Positive reviews can also boost team morale. When a patient takes the time to compliment someone on your team, be sure to acknowledge it to both the patient and your staff. Respond to the positive review with something like, “Hi Sylvia, I appreciate your kind words and passed your compliment on to Jane. She was so happy that you had a positive experience, and we all look forward to seeing you next time.”

You might even include a bit of marketing when responding to a positive review with something like, “Hi Tom, thanks for sharing your positive experience with us. Our entire team works hard to make sure you’re comfortable each time you visit us, and we’re glad to see that you experienced that when you were here.”

Don’t forget to acknowledge team members who go above and beyond during your morning huddle or team meetings.

Responding to positive reviews is fun and can be an excellent team-building tool while also introducing your dental practice to new patients.

Responding to Negative Dental Reviews:

Did you know that consumer surveys have shown that 85 percent of patients trust online reviews as much as personal recommendations? 

Negative reviews can, and frequently do, pop up even when you don’t deserve them. This can feel hurtful and unwarranted, but remember, you can turn this into an opportunity to shine.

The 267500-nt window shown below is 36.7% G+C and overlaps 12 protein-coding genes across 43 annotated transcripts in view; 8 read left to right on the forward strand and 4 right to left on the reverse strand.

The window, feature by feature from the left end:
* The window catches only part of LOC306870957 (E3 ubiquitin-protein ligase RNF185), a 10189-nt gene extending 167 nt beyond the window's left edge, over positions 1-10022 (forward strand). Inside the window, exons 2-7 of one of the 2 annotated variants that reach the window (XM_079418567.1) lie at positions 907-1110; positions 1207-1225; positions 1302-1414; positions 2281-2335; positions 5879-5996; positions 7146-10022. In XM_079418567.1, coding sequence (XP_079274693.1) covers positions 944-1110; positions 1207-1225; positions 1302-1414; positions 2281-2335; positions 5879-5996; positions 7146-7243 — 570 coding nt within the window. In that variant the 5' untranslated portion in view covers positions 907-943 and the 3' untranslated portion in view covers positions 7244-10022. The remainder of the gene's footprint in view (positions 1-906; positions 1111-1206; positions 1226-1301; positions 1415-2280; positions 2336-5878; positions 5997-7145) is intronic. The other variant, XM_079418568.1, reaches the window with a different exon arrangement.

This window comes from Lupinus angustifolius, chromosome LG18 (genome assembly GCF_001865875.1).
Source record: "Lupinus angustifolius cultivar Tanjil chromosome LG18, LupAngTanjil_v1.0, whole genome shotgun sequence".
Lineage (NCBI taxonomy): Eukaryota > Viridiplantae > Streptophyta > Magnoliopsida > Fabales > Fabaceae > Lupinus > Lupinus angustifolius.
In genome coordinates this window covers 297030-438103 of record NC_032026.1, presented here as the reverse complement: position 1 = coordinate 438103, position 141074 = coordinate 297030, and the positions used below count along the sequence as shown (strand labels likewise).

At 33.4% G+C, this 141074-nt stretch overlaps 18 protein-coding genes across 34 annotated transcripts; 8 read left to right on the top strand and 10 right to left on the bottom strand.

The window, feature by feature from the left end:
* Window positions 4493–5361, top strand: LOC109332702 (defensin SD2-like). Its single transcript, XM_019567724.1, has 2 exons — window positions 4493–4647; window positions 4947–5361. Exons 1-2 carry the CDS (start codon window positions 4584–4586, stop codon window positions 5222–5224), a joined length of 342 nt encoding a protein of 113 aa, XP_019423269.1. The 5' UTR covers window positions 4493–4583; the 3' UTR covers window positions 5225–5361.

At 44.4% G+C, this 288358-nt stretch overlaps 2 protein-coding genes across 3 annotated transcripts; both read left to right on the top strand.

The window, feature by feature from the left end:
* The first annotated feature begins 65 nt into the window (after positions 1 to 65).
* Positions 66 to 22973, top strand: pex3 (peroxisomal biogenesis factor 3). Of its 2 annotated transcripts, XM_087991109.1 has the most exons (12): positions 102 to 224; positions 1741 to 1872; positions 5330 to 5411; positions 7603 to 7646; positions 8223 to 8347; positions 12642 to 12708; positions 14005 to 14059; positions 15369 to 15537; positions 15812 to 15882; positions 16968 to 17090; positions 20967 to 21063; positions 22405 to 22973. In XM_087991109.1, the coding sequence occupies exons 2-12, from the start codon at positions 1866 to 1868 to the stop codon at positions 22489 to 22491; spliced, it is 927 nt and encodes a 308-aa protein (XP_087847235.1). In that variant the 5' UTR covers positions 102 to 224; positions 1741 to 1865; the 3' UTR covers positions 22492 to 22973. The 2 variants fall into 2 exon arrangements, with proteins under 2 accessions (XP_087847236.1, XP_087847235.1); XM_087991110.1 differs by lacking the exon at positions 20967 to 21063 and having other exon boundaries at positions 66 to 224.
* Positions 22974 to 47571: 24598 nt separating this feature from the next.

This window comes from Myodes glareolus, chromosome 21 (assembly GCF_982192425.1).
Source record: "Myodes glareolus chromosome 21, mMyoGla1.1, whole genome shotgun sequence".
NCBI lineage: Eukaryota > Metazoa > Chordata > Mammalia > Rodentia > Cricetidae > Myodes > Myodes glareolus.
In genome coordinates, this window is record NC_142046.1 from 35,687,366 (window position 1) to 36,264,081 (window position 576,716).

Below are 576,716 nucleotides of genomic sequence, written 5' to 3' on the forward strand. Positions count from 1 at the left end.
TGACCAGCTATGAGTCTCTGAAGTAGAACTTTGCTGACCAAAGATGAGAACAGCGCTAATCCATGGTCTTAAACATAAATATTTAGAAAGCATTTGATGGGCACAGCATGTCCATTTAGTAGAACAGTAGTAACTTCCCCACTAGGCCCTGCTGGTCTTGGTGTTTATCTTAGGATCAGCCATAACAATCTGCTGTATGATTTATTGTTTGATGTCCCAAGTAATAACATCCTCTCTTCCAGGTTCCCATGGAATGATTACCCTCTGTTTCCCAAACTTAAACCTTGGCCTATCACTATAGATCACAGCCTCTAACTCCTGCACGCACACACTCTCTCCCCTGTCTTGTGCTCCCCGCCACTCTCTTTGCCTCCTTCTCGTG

When you handle a negative review, these things can help you keep things in perspective:

  1. Make your response about the practice, not about the review. Sharing something along the lines about how your staff cares and that they would like to remedy the situation keeps the response short and sweet, and provide contact information so the patient can reach you.
  2. Always keep all information confidential. Never say anything that could be a breach of privacy, especially with specific health information.
  3. Be the bigger person. Even if the review is unjust, take it in stride and treat it just like any other bad review. Acknowledge the complaint and apologize. “Hi, Sarah. I’m so sorry to hear that you had problems with our billing department. We work hard to help our patients get the treatment they need in an affordable manner. Please contact us by email or phone, so we can remedy the situation. We look forward to hearing from you.”
  4. Potential patients are more than likely going to believe what your reviewers have to say. When handling a bad review, remember that your job is to show how much you care about your patient’s concerns, not necessarily to defend yourself in a public forum.

Keep in mind that a negative review from someone who is being deceptive is no different to an unknowing reader than someone who is being truthful. So be sure that you handle all negative reviews in a positive manner, whether you feel it was unwarranted or not.

Don’t Be Afraid to Respond to Online Reviews

Remember, responding to a review doesn’t have to be painful. You can turn lemons into lemonade and even win over some potential new patients just by taking a few minutes each week to look at and respond to your online reviews.

Still Have Questions?
Taylor Denning
Taylor grew up in the mountains of Vail, Colorado, and went to Colorado State University where she graduated in three years with a degree in Communications. In her free time, she can be found skiing back home in Vail, playing soccer, trying out new restaurants around Denver, or attempting to beat the boys in the office at foosball.

More Resources

Explore All Resources
Do you want to see more or still have questions? To learn more about the products and services we offer, explore our resource library.
linkedin facebook pinterest youtube rss twitter instagram facebook-blank rss-blank linkedin-blank pinterest youtube twitter instagram